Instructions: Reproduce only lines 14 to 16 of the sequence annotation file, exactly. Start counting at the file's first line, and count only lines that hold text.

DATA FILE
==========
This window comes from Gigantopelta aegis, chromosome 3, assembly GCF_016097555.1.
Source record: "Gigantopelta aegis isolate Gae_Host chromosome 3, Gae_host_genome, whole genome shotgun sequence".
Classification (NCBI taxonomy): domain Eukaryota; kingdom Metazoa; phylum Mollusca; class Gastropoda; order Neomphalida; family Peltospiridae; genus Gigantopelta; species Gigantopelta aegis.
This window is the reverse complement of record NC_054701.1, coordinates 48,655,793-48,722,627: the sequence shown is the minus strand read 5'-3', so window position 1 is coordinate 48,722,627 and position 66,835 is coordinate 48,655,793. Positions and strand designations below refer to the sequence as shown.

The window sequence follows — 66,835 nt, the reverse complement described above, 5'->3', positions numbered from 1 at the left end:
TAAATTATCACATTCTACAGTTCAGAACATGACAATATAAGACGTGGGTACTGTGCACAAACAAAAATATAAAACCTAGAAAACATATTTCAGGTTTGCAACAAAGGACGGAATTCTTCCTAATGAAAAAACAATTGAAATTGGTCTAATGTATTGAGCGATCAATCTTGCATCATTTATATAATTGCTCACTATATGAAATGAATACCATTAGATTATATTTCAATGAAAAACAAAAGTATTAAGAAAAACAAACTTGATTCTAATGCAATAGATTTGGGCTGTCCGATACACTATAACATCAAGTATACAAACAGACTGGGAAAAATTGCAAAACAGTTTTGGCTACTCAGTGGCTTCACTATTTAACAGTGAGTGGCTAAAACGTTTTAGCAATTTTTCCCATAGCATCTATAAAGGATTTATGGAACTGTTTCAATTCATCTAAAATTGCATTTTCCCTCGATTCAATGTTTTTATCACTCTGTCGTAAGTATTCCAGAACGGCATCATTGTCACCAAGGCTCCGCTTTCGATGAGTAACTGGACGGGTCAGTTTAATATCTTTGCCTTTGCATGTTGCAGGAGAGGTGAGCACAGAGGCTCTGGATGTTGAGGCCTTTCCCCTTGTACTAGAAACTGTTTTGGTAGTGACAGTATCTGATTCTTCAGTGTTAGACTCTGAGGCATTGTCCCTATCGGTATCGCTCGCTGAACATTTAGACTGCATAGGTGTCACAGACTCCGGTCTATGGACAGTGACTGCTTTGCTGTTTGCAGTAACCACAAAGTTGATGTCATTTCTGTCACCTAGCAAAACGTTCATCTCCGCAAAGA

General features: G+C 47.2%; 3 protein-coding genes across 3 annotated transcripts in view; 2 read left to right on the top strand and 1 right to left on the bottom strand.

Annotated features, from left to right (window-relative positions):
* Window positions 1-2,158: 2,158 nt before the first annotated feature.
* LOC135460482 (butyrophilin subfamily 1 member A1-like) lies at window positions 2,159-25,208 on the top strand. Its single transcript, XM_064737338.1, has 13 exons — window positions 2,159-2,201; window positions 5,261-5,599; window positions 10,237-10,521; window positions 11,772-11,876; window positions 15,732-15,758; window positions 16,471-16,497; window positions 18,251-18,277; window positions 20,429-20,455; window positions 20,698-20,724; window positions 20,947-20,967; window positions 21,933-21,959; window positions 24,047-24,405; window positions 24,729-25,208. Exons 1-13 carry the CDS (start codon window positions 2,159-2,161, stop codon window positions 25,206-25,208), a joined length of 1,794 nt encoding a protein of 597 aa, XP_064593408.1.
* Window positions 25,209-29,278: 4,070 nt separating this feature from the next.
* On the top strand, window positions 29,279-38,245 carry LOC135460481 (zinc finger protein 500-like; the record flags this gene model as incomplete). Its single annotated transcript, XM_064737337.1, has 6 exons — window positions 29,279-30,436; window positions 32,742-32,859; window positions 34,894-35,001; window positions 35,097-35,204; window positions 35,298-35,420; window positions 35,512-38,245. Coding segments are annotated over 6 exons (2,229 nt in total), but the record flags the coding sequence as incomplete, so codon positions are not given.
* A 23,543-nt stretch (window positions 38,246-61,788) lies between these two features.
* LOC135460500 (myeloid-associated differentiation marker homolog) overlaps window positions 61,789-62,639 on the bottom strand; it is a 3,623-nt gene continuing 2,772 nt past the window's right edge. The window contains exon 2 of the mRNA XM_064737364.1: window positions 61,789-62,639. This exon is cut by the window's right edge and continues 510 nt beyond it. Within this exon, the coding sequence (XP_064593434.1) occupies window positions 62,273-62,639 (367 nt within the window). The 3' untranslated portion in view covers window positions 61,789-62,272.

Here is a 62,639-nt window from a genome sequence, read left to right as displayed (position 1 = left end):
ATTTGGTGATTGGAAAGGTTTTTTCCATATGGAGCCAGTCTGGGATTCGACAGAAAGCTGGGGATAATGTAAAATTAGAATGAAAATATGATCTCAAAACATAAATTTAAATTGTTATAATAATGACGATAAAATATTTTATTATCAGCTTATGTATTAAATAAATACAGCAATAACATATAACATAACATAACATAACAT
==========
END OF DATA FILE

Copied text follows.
* LOC135460500 (myeloid-associated differentiation marker homolog) overlaps window positions 61,789-62,639 on the bottom strand; it is a 3,623-nt gene continuing 2,772 nt past the window's right edge. The window contains exon 2 of the mRNA XM_064737364.1: window positions 61,789-62,639. This exon is cut by the window's right edge and continues 510 nt beyond it. Within this exon, the coding sequence (XP_064593434.1) occupies window positions 62,273-62,639 (367 nt within the window). The 3' untranslated portion in view covers window positions 61,789-62,272.

Here is a 62,639-nt window from a genome sequence, read left to right as displayed (position 1 = left end):
ATTTGGTGATTGGAAAGGTTTTTTCCATATGGAGCCAGTCTGGGATTCGACAGAAAGCTGGGGATAATGTAAAATTAGAATGAAAATATGATCTCAAAACATAAATTTAAATTGTTATAATAATGACGATAAAATATTTTATTATCAGCTTATGTATTAAATAAATACAGCAATAACATATAACATAACATAACATAACAT